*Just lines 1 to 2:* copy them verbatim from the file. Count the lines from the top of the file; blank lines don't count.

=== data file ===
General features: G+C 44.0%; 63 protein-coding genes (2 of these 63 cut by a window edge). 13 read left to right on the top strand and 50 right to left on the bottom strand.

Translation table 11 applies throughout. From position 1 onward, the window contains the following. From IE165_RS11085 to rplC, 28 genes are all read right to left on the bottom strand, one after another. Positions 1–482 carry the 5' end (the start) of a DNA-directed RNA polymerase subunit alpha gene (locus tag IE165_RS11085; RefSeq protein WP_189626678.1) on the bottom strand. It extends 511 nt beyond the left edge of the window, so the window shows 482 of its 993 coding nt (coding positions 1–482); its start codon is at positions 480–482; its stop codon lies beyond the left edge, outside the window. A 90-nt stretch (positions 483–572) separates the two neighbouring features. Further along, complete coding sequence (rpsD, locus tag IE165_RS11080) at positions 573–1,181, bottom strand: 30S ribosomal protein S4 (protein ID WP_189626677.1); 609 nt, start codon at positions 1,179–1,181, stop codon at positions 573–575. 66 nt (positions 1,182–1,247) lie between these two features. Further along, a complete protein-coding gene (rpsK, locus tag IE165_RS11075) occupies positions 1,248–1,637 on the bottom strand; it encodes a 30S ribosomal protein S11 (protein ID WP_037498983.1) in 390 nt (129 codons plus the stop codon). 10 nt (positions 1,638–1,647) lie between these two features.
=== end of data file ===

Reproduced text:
General features: G+C 44.0%; 63 protein-coding genes (2 of these 63 cut by a window edge). 13 read left to right on the top strand and 50 right to left on the bottom strand.

Translation table 11 applies throughout. From position 1 onward, the window contains the following. From IE165_RS11085 to rplC, 28 genes are all read right to left on the bottom strand, one after another. Positions 1–482 carry the 5' end (the start) of a DNA-directed RNA polymerase subunit alpha gene (locus tag IE165_RS11085; RefSeq protein WP_189626678.1) on the bottom strand. It extends 511 nt beyond the left edge of the window, so the window shows 482 of its 993 coding nt (coding positions 1–482); its start codon is at positions 480–482; its stop codon lies beyond the left edge, outside the window. A 90-nt stretch (positions 483–572) separates the two neighbouring features. Further along, complete coding sequence (rpsD, locus tag IE165_RS11080) at positions 573–1,181, bottom strand: 30S ribosomal protein S4 (protein ID WP_189626677.1); 609 nt, start codon at positions 1,179–1,181, stop codon at positions 573–575. 66 nt (positions 1,182–1,247) lie between these two features. Further along, a complete protein-coding gene (rpsK, locus tag IE165_RS11075) occupies positions 1,248–1,637 on the bottom strand; it encodes a 30S ribosomal protein S11 (protein ID WP_037498983.1) in 390 nt (129 codons plus the stop codon). 10 nt (positions 1,638–1,647) lie between these two features.